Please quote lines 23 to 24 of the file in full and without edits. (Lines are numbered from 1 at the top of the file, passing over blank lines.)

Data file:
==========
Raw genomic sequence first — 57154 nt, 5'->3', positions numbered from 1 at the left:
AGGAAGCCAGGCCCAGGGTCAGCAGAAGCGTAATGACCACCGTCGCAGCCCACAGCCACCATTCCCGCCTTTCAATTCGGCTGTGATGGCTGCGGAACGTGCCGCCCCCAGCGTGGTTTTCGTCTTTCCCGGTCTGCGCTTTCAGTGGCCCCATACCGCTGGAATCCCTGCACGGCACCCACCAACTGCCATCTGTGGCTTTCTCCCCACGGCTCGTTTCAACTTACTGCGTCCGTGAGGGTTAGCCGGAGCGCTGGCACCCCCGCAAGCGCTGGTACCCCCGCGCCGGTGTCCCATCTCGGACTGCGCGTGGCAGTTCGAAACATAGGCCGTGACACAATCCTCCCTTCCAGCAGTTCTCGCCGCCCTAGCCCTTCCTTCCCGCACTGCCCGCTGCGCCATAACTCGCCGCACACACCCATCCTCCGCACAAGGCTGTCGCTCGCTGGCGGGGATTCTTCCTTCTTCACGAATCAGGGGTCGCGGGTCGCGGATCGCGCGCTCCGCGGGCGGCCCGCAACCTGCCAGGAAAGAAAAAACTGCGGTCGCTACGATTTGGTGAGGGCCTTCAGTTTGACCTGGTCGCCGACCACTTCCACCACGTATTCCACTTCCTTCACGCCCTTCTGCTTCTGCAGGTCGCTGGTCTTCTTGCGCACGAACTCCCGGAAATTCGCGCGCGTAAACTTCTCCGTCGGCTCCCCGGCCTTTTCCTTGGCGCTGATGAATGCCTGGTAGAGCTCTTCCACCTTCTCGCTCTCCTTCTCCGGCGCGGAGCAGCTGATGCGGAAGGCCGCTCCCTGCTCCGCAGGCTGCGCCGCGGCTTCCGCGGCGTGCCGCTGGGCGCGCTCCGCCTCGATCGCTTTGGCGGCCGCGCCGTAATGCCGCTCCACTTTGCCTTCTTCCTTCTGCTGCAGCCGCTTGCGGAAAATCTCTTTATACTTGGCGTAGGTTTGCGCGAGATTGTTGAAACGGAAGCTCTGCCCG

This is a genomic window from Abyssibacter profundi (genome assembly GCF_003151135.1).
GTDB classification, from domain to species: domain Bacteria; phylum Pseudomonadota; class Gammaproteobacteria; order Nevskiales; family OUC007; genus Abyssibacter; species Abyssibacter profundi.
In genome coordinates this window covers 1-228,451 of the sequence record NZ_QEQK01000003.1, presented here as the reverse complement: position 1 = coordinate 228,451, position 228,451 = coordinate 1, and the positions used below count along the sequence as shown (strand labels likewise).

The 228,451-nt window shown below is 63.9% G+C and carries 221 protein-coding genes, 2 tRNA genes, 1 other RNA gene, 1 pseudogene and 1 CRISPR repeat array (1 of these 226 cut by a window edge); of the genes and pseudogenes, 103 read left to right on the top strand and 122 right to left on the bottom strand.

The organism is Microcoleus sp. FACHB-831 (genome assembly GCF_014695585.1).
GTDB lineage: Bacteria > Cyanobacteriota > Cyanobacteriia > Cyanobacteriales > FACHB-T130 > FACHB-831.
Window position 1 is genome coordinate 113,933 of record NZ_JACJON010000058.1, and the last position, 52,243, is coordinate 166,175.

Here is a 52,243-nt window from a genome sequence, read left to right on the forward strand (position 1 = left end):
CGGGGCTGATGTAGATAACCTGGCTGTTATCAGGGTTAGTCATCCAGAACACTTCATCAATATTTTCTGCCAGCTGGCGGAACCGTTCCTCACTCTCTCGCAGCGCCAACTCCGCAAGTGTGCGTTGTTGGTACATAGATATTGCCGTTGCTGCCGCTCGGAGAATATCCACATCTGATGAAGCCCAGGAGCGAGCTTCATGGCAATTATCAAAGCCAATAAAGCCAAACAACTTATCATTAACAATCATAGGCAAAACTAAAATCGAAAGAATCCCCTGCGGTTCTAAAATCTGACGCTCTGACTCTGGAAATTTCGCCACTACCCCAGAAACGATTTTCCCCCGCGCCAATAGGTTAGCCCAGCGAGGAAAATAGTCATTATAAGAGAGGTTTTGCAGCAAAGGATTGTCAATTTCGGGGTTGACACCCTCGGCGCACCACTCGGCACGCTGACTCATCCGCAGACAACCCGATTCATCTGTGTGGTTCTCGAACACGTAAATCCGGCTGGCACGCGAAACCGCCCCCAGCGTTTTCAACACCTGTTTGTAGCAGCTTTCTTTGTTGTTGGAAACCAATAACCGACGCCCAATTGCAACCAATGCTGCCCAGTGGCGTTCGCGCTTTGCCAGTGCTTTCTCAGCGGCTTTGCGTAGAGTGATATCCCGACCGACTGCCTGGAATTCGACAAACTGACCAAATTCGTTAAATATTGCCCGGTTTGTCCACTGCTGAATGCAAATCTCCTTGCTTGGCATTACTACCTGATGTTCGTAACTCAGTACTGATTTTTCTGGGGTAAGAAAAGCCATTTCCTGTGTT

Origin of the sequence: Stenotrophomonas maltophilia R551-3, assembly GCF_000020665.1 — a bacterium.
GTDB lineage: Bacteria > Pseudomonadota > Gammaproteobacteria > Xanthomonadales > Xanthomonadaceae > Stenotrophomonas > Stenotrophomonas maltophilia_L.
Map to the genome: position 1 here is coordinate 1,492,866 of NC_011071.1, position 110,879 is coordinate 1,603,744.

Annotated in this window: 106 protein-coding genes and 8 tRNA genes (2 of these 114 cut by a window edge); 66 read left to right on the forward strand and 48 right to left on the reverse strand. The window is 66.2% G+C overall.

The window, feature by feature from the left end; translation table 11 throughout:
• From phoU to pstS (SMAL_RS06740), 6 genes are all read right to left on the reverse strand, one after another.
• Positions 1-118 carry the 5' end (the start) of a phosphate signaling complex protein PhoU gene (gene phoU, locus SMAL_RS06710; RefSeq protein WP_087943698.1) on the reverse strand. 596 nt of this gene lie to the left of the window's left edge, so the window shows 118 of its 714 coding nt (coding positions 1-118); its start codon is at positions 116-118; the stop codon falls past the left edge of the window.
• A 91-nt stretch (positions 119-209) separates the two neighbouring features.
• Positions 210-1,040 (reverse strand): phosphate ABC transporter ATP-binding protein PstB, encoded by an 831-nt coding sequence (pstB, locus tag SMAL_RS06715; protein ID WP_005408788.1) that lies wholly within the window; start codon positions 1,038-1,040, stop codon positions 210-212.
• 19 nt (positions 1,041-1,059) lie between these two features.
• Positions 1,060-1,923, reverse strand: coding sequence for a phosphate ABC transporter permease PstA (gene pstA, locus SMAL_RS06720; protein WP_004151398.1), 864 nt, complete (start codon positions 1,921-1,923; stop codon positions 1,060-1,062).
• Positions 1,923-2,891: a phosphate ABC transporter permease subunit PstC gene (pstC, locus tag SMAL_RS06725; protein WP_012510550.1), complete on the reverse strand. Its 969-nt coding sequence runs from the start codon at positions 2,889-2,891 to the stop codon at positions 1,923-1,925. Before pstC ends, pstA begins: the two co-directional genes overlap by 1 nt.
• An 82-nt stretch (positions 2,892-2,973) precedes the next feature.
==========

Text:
• Positions 1,923-2,891: a phosphate ABC transporter permease subunit PstC gene (pstC, locus tag SMAL_RS06725; protein WP_012510550.1), complete on the reverse strand. Its 969-nt coding sequence runs from the start codon at positions 2,889-2,891 to the stop codon at positions 1,923-1,925. Before pstC ends, pstA begins: the two co-directional genes overlap by 1 nt.
• An 82-nt stretch (positions 2,892-2,973) precedes the next feature.